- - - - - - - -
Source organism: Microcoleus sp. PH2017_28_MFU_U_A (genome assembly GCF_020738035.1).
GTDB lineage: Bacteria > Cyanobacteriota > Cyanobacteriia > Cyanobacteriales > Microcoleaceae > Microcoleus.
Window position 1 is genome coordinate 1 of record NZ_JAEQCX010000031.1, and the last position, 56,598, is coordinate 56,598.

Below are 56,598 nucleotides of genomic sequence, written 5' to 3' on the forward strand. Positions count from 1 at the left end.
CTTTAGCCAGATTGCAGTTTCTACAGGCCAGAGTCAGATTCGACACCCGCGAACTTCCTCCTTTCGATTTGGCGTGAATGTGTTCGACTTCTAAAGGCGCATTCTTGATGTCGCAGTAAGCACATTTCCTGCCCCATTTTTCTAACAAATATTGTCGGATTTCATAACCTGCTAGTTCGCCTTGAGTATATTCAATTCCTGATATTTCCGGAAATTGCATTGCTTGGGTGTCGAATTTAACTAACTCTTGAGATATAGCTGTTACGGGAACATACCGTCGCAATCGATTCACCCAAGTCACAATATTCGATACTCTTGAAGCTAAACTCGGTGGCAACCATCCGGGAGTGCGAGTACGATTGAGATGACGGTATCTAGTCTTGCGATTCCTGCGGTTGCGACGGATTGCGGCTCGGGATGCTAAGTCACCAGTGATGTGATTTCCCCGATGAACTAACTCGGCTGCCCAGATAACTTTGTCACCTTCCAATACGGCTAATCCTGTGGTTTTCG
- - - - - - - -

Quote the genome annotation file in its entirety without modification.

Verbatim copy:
Source organism: Microcoleus sp. PH2017_28_MFU_U_A (genome assembly GCF_020738035.1).
GTDB lineage: Bacteria > Cyanobacteriota > Cyanobacteriia > Cyanobacteriales > Microcoleaceae > Microcoleus.
Window position 1 is genome coordinate 1 of record NZ_JAEQCX010000031.1, and the last position, 56,598, is coordinate 56,598.

Below are 56,598 nucleotides of genomic sequence, written 5' to 3' on the forward strand. Positions count from 1 at the left end.
CTTTAGCCAGATTGCAGTTTCTACAGGCCAGAGTCAGATTCGACACCCGCGAACTTCCTCCTTTCGATTTGGCGTGAATGTGTTCGACTTCTAAAGGCGCATTCTTGATGTCGCAGTAAGCACATTTCCTGCCCCATTTTTCTAACAAATATTGTCGGATTTCATAACCTGCTAGTTCGCCTTGAGTATATTCAATTCCTGATATTTCCGGAAATTGCATTGCTTGGGTGTCGAATTTAACTAACTCTTGAGATATAGCTGTTACGGGAACATACCGTCGCAATCGATTCACCCAAGTCACAATATTCGATACTCTTGAAGCTAAACTCGGTGGCAACCATCCGGGAGTGCGAGTACGATTGAGATGACGGTATCTAGTCTTGCGATTCCTGCGGTTGCGACGGATTGCGGCTCGGGATGCTAAGTCACCAGTGATGTGATTTCCCCGATGAACTAACTCGGCTGCCCAGATAACTTTGTCACCTTCCAATACGGCTAATCCTGTGGTTTTCG